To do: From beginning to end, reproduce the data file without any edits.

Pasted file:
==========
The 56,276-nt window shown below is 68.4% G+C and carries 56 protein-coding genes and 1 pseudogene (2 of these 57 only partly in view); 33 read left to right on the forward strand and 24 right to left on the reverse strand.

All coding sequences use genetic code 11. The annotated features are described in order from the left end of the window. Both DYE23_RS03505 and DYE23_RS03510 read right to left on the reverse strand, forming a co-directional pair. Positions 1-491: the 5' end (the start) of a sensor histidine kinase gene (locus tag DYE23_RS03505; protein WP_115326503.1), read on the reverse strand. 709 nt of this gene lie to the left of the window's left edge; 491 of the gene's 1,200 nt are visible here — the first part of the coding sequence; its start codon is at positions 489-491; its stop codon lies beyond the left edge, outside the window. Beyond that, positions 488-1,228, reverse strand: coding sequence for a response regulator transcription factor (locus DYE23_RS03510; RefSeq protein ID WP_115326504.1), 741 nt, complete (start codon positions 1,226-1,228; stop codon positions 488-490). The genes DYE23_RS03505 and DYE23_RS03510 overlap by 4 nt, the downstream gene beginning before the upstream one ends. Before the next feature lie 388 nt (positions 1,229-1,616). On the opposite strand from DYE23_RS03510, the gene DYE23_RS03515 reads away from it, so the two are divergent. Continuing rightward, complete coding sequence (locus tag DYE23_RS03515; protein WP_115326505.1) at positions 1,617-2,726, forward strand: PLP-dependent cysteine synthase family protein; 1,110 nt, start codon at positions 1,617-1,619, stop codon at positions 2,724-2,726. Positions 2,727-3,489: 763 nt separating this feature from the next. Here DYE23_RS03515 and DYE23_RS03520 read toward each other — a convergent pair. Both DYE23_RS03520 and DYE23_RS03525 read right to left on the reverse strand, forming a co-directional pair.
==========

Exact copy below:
The 56,276-nt window shown below is 68.4% G+C and carries 56 protein-coding genes and 1 pseudogene (2 of these 57 only partly in view); 33 read left to right on the forward strand and 24 right to left on the reverse strand.

All coding sequences use genetic code 11. The annotated features are described in order from the left end of the window. Both DYE23_RS03505 and DYE23_RS03510 read right to left on the reverse strand, forming a co-directional pair. Positions 1-491: the 5' end (the start) of a sensor histidine kinase gene (locus tag DYE23_RS03505; protein WP_115326503.1), read on the reverse strand. 709 nt of this gene lie to the left of the window's left edge; 491 of the gene's 1,200 nt are visible here — the first part of the coding sequence; its start codon is at positions 489-491; its stop codon lies beyond the left edge, outside the window. Beyond that, positions 488-1,228, reverse strand: coding sequence for a response regulator transcription factor (locus DYE23_RS03510; RefSeq protein ID WP_115326504.1), 741 nt, complete (start codon positions 1,226-1,228; stop codon positions 488-490). The genes DYE23_RS03505 and DYE23_RS03510 overlap by 4 nt, the downstream gene beginning before the upstream one ends. Before the next feature lie 388 nt (positions 1,229-1,616). On the opposite strand from DYE23_RS03510, the gene DYE23_RS03515 reads away from it, so the two are divergent. Continuing rightward, complete coding sequence (locus tag DYE23_RS03515; protein WP_115326505.1) at positions 1,617-2,726, forward strand: PLP-dependent cysteine synthase family protein; 1,110 nt, start codon at positions 1,617-1,619, stop codon at positions 2,724-2,726. Positions 2,727-3,489: 763 nt separating this feature from the next. Here DYE23_RS03515 and DYE23_RS03520 read toward each other — a convergent pair. Both DYE23_RS03520 and DYE23_RS03525 read right to left on the reverse strand, forming a co-directional pair.